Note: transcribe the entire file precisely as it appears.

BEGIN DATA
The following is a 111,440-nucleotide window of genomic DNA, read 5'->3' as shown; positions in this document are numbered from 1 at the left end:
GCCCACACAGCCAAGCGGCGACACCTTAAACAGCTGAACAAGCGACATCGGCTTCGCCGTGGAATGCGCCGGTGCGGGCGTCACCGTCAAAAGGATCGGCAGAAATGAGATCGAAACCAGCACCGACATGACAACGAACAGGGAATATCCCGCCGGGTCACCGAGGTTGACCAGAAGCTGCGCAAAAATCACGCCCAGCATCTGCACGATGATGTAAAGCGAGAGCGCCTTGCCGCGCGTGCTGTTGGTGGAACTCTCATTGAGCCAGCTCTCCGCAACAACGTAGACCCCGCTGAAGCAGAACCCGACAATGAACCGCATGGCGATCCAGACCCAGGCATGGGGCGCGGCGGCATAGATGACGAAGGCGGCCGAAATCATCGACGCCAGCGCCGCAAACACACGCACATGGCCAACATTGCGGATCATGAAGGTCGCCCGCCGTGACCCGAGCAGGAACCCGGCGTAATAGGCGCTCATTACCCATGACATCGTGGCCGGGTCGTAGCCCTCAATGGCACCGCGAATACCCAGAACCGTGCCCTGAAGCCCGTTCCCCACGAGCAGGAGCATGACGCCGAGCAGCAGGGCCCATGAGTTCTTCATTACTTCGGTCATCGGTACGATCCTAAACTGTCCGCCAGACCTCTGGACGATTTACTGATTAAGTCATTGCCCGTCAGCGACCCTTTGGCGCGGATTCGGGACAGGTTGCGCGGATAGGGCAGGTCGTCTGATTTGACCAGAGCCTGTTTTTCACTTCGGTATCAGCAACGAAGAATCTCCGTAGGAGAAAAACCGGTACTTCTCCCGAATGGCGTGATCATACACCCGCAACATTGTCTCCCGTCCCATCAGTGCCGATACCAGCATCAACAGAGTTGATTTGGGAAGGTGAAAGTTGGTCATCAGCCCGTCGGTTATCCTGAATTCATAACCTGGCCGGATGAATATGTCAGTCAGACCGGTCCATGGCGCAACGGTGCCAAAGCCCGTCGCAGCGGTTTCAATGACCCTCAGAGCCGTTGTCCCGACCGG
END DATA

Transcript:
The following is a 111,440-nucleotide window of genomic DNA, read 5'->3' as shown; positions in this document are numbered from 1 at the left end:
GCCCACACAGCCAAGCGGCGACACCTTAAACAGCTGAACAAGCGACATCGGCTTCGCCGTGGAATGCGCCGGTGCGGGCGTCACCGTCAAAAGGATCGGCAGAAATGAGATCGAAACCAGCACCGACATGACAACGAACAGGGAATATCCCGCCGGGTCACCGAGGTTGACCAGAAGCTGCGCAAAAATCACGCCCAGCATCTGCACGATGATGTAAAGCGAGAGCGCCTTGCCGCGCGTGCTGTTGGTGGAACTCTCATTGAGCCAGCTCTCCGCAACAACGTAGACCCCGCTGAAGCAGAACCCGACAATGAACCGCATGGCGATCCAGACCCAGGCATGGGGCGCGGCGGCATAGATGACGAAGGCGGCCGAAATCATCGACGCCAGCGCCGCAAACACACGCACATGGCCAACATTGCGGATCATGAAGGTCGCCCGCCGTGACCCGAGCAGGAACCCGGCGTAATAGGCGCTCATTACCCATGACATCGTGGCCGGGTCGTAGCCCTCAATGGCACCGCGAATACCCAGAACCGTGCCCTGAAGCCCGTTCCCCACGAGCAGGAGCATGACGCCGAGCAGCAGGGCCCATGAGTTCTTCATTACTTCGGTCATCGGTACGATCCTAAACTGTCCGCCAGACCTCTGGACGATTTACTGATTAAGTCATTGCCCGTCAGCGACCCTTTGGCGCGGATTCGGGACAGGTTGCGCGGATAGGGCAGGTCGTCTGATTTGACCAGAGCCTGTTTTTCACTTCGGTATCAGCAACGAAGAATCTCCGTAGGAGAAAAACCGGTACTTCTCCCGAATGGCGTGATCATACACCCGCAACATTGTCTCCCGTCCCATCAGTGCCGATACCAGCATCAACAGAGTTGATTTGGGAAGGTGAAAGTTGGTCATCAGCCCGTCGGTTATCCTGAATTCATAACCTGGCCGGATGAATATGTCAGTCAGACCGGTCCATGGCGCAACGGTGCCAAAGCCCGTCGCAGCGGTTTCAATGACCCTCAGAGCCGTTGTCCCGACCGG